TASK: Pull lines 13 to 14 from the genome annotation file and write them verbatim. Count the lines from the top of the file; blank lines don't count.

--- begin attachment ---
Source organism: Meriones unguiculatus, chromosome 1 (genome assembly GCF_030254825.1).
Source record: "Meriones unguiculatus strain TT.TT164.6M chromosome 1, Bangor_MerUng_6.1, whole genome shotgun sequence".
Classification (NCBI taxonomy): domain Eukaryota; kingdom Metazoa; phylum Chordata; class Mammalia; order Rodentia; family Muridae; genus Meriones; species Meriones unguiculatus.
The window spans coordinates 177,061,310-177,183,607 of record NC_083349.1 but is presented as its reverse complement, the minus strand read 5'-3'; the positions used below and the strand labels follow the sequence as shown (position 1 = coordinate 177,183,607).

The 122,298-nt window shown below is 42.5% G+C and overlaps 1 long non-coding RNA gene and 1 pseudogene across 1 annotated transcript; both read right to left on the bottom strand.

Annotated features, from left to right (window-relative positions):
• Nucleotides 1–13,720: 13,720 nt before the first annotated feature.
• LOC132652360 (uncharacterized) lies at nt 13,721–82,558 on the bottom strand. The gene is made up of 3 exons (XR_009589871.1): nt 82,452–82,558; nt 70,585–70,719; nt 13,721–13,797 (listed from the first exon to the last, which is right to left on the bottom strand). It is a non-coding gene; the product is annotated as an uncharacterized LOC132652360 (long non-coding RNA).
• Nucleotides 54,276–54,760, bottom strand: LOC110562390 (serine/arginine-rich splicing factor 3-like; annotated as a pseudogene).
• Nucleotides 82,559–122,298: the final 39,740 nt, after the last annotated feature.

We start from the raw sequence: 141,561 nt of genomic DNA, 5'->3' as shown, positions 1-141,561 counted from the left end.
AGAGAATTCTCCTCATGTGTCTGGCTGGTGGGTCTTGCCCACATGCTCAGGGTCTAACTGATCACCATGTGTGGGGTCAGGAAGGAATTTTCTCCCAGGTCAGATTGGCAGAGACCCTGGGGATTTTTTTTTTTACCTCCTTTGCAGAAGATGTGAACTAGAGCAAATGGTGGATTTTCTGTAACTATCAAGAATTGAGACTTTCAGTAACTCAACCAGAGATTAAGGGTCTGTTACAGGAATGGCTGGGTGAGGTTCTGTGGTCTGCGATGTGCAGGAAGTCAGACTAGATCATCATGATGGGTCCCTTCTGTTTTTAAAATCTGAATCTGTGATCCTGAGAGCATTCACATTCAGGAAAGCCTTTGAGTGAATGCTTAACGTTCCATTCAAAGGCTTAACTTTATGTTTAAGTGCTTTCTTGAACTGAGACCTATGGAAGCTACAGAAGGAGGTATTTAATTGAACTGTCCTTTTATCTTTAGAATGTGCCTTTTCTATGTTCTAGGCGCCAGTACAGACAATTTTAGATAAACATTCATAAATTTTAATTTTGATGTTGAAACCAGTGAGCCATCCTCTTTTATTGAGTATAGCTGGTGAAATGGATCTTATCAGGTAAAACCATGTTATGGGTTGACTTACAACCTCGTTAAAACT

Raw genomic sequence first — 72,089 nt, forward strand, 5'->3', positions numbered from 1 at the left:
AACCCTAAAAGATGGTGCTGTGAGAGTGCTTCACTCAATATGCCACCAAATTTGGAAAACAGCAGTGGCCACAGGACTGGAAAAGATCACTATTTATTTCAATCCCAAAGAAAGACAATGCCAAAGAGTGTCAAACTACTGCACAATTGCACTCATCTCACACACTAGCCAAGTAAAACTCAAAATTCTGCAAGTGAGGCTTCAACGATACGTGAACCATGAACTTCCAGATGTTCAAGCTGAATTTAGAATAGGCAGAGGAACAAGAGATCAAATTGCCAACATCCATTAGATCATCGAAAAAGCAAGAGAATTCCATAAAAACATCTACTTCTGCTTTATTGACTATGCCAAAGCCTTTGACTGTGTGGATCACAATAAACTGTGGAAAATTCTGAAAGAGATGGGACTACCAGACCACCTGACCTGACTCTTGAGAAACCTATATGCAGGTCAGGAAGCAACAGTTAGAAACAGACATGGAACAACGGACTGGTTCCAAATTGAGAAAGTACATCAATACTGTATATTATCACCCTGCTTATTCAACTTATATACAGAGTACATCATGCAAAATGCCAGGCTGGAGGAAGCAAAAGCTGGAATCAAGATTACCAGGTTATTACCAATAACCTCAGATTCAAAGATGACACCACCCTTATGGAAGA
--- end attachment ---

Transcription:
Raw genomic sequence first — 72,089 nt, forward strand, 5'->3', positions numbered from 1 at the left:
AACCCTAAAAGATGGTGCTGTGAGAGTGCTTCACTCAATATGCCACCAAATTTGGAAAACAGCAGTGGCCACAGGACTGGAAAAGATCACTATTTATTTCAATCCCAAAGAAAGACAATGCCAAAGAGTGTCAAACTACTGCACAATTGCACTCATCTCACACACTAGCCAAGTAAAACTCAAAATTCTGCAAGTGAGGCTTCAACGATACGTGAACCATGAACTTCCAGATGTTCAAGCTGAATTTAGAATAGGCAGAGGAACAAGAGATCAAATTGCCAACATCCATTAGATCATCGAAAAAGCAAGAGAATTCCATAAAAACATCTACTTCTGCTTTATTGACTATGCCAAAGCCTTTGACTGTGTGGATCACAATAAACTGTGGAAAATTCTGAAAGAGATGGGACTACCAGACCACCTGACCTGACTCTTGAGAAACCTATATGCAGGTCAGGAAGCAACAGTTAGAAACAGACATGGAACAACGGACTGGTTCCAAATTGAGAAAGTACATCAATACTGTATATTATCACCCTGCTTATTCAACTTATATACAGAGTACATCATGCAAAATGCCAGGCTGGAGGAAGCAAAAGCTGGAATCAAGATTACCAGGTTATTACCAATAACCTCAGATTCAAAGATGACACCACCCTTATGGAAGA